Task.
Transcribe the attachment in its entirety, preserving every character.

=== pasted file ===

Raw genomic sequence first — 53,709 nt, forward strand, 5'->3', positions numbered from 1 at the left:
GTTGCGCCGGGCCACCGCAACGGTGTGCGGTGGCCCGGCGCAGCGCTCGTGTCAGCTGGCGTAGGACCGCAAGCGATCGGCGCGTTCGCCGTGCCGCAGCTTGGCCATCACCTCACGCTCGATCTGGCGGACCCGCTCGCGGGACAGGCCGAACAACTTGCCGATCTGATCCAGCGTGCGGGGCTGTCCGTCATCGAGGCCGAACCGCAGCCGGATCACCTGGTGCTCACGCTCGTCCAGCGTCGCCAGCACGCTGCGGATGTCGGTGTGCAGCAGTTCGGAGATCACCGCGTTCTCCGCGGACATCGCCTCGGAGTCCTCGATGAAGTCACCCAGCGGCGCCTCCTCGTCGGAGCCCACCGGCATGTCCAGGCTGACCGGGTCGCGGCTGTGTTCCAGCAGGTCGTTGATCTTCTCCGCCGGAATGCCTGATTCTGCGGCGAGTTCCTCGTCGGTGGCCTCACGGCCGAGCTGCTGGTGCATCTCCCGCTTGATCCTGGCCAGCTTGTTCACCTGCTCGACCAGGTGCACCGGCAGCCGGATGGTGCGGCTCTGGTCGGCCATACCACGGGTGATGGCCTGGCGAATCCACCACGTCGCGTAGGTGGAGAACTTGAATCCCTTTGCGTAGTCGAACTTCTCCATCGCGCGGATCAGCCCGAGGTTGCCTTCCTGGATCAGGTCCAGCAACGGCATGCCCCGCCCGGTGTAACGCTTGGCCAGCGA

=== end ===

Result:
Raw genomic sequence first — 53,709 nt, forward strand, 5'->3', positions numbered from 1 at the left:
GTTGCGCCGGGCCACCGCAACGGTGTGCGGTGGCCCGGCGCAGCGCTCGTGTCAGCTGGCGTAGGACCGCAAGCGATCGGCGCGTTCGCCGTGCCGCAGCTTGGCCATCACCTCACGCTCGATCTGGCGGACCCGCTCGCGGGACAGGCCGAACAACTTGCCGATCTGATCCAGCGTGCGGGGCTGTCCGTCATCGAGGCCGAACCGCAGCCGGATCACCTGGTGCTCACGCTCGTCCAGCGTCGCCAGCACGCTGCGGATGTCGGTGTGCAGCAGTTCGGAGATCACCGCGTTCTCCGCGGACATCGCCTCGGAGTCCTCGATGAAGTCACCCAGCGGCGCCTCCTCGTCGGAGCCCACCGGCATGTCCAGGCTGACCGGGTCGCGGCTGTGTTCCAGCAGGTCGTTGATCTTCTCCGCCGGAATGCCTGATTCTGCGGCGAGTTCCTCGTCGGTGGCCTCACGGCCGAGCTGCTGGTGCATCTCCCGCTTGATCCTGGCCAGCTTGTTCACCTGCTCGACCAGGTGCACCGGCAGCCGGATGGTGCGGCTCTGGTCGGCCATACCACGGGTGATGGCCTGGCGAATCCACCACGTCGCGTAGGTGGAGAACTTGAATCCCTTTGCGTAGTCGAACTTCTCCATCGCGCGGATCAGCCCGAGGTTGCCTTCCTGGATCAGGTCCAGCAACGGCATGCCCCGCCCGGTGTAACGCTTGGCCAGCGA